I continue to investigate and explore as much of the thought leadership on innovation as I can, it continually points to a change in how we approach innovation. Delivering this changing message becomes simply a cause in itself as so many are failing to recognize it as radically different from their past innovation management.

I have written about the new innovation era in 2017 made up of higher levels of needed collaboration, where platforms, ecosystems and customer experience understanding become increasingly central.

I felt I needed to provide a more dedicated perspective on these in a collaboration with my established sparing partner Jeffrey Phillips over at Ovo Innovation in our website of Ecosystems4innovators.

We do stand at the cusp of a new innovation era but where do you stand?

We need to push well beyond our existing core of (existing) innovation understanding, we actually need a new innovation institutional design that recognizes the “core” lies at the edges of discovery. Continue reading

Digital technology is changing the innovation ‘game’

Digital technologies are beginning to have a real impact on the methods, approaches, and rates of our innovation outputs. Social technologies are giving us real-time understanding.

We continually learn, often at our cost, that intuition and ‘gut feel’ on research set up and gathered weeks or more often months ago. This ‘knowledge’ is becoming out of date before we can gain from it and sometimes highly dangerous to follow, or believe in some today’s rapidly changing times. We need to get closer to ‘real-time.’

This reliance on rapidly out-of-date understanding cannot be the basis for any justifications for high-stake bets when it comes to innovation. We need to change our thinking and design in the digital insight part more specifically within and along the innovation process. Technology in all its forms is altering the innovation game but are we adapting to this radical change potential? We need to embrace it. Continue reading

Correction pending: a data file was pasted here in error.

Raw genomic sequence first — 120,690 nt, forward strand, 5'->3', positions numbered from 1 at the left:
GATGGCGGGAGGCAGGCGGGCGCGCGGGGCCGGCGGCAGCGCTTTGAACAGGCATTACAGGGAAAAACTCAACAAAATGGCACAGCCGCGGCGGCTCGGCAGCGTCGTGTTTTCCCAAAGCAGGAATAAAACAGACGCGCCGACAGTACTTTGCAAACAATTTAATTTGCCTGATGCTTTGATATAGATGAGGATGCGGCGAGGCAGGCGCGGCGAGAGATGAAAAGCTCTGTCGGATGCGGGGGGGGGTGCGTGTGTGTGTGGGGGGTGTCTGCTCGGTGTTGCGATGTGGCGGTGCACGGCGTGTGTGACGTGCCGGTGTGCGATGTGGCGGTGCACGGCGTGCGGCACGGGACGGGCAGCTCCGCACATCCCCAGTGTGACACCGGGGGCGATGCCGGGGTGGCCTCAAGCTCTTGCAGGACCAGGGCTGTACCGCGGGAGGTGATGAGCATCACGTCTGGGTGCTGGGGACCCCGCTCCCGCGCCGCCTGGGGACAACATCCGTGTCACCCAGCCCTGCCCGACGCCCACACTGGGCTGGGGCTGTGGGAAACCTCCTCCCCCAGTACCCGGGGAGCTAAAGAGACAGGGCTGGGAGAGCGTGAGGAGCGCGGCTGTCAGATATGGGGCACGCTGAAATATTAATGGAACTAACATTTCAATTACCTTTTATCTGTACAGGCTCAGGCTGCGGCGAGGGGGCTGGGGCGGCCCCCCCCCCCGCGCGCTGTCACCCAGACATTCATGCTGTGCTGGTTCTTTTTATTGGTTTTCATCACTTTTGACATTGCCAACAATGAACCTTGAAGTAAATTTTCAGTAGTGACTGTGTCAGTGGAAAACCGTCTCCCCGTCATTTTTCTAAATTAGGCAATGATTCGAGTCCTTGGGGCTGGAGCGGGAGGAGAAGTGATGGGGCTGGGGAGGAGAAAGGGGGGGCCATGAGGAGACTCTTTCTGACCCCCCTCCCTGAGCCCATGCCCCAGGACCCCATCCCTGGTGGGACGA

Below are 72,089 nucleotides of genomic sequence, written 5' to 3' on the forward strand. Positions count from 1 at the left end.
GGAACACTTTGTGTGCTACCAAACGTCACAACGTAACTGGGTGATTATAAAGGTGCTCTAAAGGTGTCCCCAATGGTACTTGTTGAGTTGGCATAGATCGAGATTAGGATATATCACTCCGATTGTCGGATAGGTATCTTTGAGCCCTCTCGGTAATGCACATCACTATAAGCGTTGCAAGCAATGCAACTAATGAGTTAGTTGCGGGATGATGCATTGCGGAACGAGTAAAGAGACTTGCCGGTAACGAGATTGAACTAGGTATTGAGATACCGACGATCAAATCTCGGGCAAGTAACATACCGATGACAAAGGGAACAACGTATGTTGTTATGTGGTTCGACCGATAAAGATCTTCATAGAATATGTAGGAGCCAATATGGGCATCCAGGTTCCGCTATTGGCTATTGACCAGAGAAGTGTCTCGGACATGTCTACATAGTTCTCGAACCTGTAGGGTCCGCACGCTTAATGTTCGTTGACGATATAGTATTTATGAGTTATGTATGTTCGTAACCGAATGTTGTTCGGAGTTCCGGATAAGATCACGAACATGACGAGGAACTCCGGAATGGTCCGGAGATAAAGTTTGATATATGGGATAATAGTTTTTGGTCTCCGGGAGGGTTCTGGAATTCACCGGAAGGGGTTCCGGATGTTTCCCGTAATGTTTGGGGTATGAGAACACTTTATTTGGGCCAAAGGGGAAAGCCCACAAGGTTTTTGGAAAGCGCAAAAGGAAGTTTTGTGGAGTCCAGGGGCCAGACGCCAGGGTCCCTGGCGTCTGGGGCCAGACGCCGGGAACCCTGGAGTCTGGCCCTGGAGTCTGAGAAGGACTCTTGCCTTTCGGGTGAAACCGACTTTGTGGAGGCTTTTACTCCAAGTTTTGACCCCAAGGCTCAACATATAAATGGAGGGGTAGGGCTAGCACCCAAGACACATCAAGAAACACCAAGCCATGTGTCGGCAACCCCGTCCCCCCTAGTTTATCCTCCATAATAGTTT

The backdrop of digital transformation and its consequences

Digital transformation is now omnipresent and has the potential to reshape the way all organizations operate. The customer has become absolutely central to this transformation and the push towards the 4th Industrial revolution is driving this transformation wholesale, across all industries and services engaged in business.

Let me outline some of the challenges in my opinion that might help us all form a clear view of the digital transformation journey, recently researched.

Firstly I’m sure we can all agree transformation is very hard at the best of times

Digital transformation is doubly difficult, it forces us to work with mostly emerging, constantly evolving technologies, and then apply these in an integrated way into an existing business. This stretches our abilities significantly.

Beyond making a series of incremental improvements to become cloud-ready, we are supposed to reflect social, mobile and digital technologies. We need to fundamentally transform our processes by opening up and engaging with customers. On top, we have to deal with a broad range of communities, across platforms and in different ecosystems at speed, scale, and scope. However, we must do all this to reposition all our businesses towards the digital world.

I provided a recent digital transformation report that might help you in planning this digital journey.

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The future innovation core lies at the edge.

our-new-core-lies-at-the-edgesBoundaries seem to be continually pushed in business, nothing seemingly is standing still, yet we are faced with many things that stay caught up in simply not being changed. Something eventually has to change, there is increasing pressure. We need to jettison old ways and establish new ones. In with the new in 2017, out with the old.

I continue to read and explore as much of the thought leadership on innovation, it continually points to a change in how we approach innovation.We need to embrace this need for change.

I have written about the new innovation era in 2017 made up of higher levels of needed collaboration, where platforms, ecosystems and customer experience understanding become increasingly central. We need to push well beyond our existing core of innovation understanding, we actually need a new innovation institutional design.

We are pushing further away from the old core. Continue reading